The Obama Administration is calling upon federal agencies to implement meaningful changes that strengthen government operations and performance. To help agency leaders meet this challenge, Booz Allen teamed with Harvard University Professor of Public Management Steven Kelman to identify the common methods—the best “leadership practices”—used by successful government executives to transform their agencies and achieve mission goals.
The federal government can be a large, intransigent bureaucracy that is slow to change. Even when an agency’s mission is clear, accomplishing that mission can be difficult. Current economic conditions, however, leave no room for error. Agency leaders must carry out and implement successful public strategies without delay. Often, this is easier said than done. While some government leaders have succeeded in bringing about change to their organizations, many have failed. Understanding key differentiators between leaders who have succeeded from those that have not is an imperative step in getting government to change effectively.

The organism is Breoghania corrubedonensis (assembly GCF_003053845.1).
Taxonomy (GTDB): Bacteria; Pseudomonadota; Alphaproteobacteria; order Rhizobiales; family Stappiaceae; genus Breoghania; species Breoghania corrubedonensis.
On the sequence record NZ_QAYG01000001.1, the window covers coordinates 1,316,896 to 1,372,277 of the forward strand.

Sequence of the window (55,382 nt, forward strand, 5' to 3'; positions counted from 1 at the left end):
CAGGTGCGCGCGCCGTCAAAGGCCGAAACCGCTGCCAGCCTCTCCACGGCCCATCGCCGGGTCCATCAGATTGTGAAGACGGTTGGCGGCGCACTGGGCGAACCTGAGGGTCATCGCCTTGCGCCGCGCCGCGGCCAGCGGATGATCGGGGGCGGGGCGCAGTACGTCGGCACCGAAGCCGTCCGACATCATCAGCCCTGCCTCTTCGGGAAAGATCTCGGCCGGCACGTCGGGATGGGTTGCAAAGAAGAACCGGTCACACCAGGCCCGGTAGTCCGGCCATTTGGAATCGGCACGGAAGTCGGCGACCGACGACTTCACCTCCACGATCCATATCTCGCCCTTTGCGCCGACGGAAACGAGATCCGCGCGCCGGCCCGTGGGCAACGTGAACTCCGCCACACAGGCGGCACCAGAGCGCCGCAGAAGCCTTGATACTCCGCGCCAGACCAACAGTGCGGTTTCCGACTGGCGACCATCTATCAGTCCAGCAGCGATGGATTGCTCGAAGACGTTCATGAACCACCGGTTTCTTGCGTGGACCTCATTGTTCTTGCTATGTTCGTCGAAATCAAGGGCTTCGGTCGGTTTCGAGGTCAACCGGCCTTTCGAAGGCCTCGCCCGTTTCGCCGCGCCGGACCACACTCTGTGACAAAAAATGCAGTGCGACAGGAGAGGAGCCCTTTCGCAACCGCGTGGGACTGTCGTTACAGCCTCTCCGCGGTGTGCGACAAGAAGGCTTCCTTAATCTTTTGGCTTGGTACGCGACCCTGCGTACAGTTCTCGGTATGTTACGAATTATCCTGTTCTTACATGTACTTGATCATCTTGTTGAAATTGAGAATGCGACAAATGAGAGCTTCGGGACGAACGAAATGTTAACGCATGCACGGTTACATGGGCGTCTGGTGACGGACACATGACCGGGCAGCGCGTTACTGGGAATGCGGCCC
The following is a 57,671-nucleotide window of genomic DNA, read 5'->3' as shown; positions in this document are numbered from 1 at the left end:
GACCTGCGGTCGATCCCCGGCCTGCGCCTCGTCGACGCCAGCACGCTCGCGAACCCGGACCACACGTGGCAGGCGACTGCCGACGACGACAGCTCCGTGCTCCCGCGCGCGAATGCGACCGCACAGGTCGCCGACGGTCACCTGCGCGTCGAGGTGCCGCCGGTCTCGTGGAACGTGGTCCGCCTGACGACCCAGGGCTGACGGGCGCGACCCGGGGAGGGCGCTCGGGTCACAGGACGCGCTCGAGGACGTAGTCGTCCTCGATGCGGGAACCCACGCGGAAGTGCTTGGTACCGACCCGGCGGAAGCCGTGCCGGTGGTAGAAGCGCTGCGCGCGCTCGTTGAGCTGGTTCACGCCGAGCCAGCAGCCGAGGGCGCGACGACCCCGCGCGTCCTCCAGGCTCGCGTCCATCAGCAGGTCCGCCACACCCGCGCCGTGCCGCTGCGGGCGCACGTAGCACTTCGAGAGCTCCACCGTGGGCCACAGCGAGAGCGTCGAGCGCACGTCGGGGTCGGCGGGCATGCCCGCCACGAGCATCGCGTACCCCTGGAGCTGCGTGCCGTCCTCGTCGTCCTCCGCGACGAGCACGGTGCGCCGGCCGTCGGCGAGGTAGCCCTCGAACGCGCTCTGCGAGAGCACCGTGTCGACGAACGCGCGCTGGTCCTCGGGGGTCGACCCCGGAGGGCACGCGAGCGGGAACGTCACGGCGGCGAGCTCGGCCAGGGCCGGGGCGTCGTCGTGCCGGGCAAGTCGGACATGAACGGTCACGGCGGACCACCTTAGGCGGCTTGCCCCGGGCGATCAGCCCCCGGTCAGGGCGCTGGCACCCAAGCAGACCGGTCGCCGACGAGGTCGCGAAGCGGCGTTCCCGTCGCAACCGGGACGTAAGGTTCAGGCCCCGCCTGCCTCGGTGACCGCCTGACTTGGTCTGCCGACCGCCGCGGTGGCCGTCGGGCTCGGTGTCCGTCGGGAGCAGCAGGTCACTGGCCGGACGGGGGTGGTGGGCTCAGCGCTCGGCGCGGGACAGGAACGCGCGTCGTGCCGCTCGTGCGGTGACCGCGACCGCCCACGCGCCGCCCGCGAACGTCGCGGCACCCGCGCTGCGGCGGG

In an 18-month research effort, Booz Allen, collaborating with Professor Kelman at the Harvard Kennedy School, gathered evidence to explain these differences for success and failure. Focusing on the leadership of 12 federal cabinet and sub-cabinet level agencies from the administrations of former President Bill Clinton and former President George W. Bush, the study determined which organizational strategies worked best for delivering effective, meaningful change in government—and which did not. More than 250 interviews were conducted with federal agency leaders and their employees, career executives, congressional staff, unions, media, customers, and interest groups. The result is “What It Takes to Change Government.”
This research provides a unique roadmap for avoiding common pitfalls in government leadership as well as a valuable tool for empowering leaders to work more efficiently and effectively. And, though focused on the federal government, the lessons learned from this study, highlighted below, offer telling insights for senior management across both the public and private sectors.